It went all the way to the wire to be decided, but Erik Spoelstra will be joining LeBron James, Dwyane Wade and Chris Bosh in Houston as the head coach of the Eastern Conference All-Stars.
With Sunday as the deadline, coaches with the best records in each conference were tabbed to coach the All-Star teams on Feb.17. The Heat led the Knicks by a half a game on Sunday, making Spoelstra an All-Star head coach for the first time in his career. San Antonio’s Gregg Popovich will coach the Western Conference All-Stars.
“First and foremost, we’re happy we have the No. 1 spot in a very competitive Eastern Conference,” Spoelstra said. “We’ve been talking about a championship hangover and things of that nature. …We’re starting to play better basketball in the last three or four weeks, so it is an honor to the staff and a big-time credit to the players.”
Spoelstra’s entire coaching staff will be joining him in Houston. Spoelstra was an assistant in 2005 when Stan Van Gundy was the head coach of the East All-Stars.
Spoelstra will not have many responsibilities during All-Star weekend, but it is his job to name a replacement starter for Rajon Rondo, the Celtics guard who recently tore a knee ligament and is out for the season. Spoelstra didn’t come out and say he was going to use his authority to start Bosh, but he offered a big hint.
“Look, I’ve only given this thought for the last nine minutes, but I will tell you this, unequivocally, that my loyalties, first and foremost are always with the Miami Heat,” he said with a smile.
Bosh, an eight-time All-Star, has started two All-Star Games in his career. The last time three players from the same team started in an All-Star Game was in 1990 when Magic Johnson, James Worthy and A.C. Green represented the Lakers.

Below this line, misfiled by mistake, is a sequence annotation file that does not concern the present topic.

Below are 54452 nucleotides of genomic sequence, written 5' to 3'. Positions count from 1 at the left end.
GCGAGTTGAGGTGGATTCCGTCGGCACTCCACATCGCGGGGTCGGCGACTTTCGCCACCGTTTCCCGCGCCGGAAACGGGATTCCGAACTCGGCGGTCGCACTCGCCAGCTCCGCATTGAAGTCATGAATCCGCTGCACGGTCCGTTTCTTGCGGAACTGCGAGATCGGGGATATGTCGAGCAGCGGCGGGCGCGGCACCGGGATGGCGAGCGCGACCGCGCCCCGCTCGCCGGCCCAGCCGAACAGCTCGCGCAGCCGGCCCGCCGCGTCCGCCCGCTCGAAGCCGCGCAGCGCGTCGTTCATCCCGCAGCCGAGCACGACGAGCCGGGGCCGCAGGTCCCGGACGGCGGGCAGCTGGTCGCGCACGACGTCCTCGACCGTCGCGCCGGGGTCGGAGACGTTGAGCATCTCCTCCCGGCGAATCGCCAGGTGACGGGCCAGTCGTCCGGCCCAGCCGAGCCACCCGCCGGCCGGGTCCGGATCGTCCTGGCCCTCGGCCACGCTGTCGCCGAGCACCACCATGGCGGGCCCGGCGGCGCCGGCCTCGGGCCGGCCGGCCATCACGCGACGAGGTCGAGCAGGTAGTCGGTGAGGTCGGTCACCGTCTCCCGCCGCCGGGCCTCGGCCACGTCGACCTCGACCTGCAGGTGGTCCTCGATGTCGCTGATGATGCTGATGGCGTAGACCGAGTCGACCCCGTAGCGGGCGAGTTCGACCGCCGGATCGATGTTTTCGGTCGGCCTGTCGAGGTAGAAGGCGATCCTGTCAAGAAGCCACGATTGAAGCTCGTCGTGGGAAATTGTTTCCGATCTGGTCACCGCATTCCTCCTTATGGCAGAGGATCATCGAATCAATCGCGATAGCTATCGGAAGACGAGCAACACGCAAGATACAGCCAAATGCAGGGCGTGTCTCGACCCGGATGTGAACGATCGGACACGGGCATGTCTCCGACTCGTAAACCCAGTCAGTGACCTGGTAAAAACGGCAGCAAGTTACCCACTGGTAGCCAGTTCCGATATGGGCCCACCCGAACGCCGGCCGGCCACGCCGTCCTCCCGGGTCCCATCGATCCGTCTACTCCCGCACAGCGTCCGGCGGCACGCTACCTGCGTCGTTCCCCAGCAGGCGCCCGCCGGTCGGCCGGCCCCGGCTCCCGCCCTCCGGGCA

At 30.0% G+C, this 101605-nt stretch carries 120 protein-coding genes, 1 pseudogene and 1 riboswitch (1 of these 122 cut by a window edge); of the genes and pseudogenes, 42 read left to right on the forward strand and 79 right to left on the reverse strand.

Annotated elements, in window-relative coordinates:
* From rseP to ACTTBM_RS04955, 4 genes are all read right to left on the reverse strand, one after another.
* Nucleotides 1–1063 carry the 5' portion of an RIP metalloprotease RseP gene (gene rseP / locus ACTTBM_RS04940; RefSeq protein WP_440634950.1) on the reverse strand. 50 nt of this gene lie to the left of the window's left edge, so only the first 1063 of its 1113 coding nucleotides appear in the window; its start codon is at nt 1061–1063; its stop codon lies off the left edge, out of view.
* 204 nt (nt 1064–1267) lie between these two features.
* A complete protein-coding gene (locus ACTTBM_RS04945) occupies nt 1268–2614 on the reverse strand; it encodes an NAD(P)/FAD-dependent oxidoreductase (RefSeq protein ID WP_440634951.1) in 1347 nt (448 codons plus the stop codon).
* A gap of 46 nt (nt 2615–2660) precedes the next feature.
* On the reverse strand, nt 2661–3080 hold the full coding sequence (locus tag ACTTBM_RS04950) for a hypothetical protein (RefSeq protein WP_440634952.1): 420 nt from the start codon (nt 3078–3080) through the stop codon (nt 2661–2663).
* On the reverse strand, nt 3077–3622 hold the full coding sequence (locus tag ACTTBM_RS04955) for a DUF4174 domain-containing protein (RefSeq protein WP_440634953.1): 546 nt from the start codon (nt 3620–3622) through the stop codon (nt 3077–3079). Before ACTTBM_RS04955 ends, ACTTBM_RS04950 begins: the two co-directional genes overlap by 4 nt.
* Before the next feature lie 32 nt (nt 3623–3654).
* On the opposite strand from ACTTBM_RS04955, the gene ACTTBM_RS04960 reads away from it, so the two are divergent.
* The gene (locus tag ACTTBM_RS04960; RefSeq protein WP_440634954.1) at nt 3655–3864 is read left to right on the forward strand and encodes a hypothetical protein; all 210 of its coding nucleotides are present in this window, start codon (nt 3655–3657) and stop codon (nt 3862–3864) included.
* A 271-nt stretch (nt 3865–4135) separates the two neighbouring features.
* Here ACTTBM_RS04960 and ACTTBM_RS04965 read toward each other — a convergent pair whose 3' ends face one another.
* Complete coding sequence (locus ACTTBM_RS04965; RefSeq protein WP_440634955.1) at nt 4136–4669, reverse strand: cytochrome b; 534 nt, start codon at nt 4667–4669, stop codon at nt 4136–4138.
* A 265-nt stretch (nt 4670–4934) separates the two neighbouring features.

“It’s a heck of an honor and this has been a special year,” Spoelstra said.
The Heat reserved a room in the upper floor of upscale sports bar Real Sports on Sunday in Toronto to watch the Super Bowl. Real Sports is located across the street from Air Canada Centre. Originally, the Heat was scheduled to fly back to Miami immediately following Sunday’s game.
Spoelstra broke the news to the team after the game, although the plan was already in the works. The team entered the restaurant through the kitchen.
“Coach came in and said, ‘Hey, we’re going to stay and watch the game,’ ” James Jones said.
Last week, Jones jokingly asked The Miami Herald to write a story pleading with Heat owner Micky Arison to install Wi-Fi on the team’s plane.
“We got a big victory tonight and then rather than travel in the air we’ll be watching the football game and get home in time [Monday] for our game against the Bobcats, so I think we’re just going to have fun tonight and enjoy this victory,” Jones said. “It has been a long road trip, so hopefully we’ll get back to Miami and regroup and start a nice little home stretch.”
The Carolina Hurricanes also watched the Super Bowl at Real Sports, which is owned by Maple Leafs Sports and Entertainment, the parent company of the Raptors.
Heat forward/center Chris Andersen played 13 minutes, his most action with the Heat since signing with the team. Andersen is on his second 10-day contract with the Heat, but is expected to sign with the team for the remainder of the season when it expires.
“The legs are sore and tired, but that’s just the hump I’ve got to get across to get where I need to be at,” Andersen said. “The strength is there, but I think I need to work a little bit on my foot speed because when I jump out and jump these guards, I need to be a little quicker.
“But I’m getting there and I’m feeling a little more optimistic about my legs.”
The Heat reassigned center Dexter Pittman to the D-League on Sunday.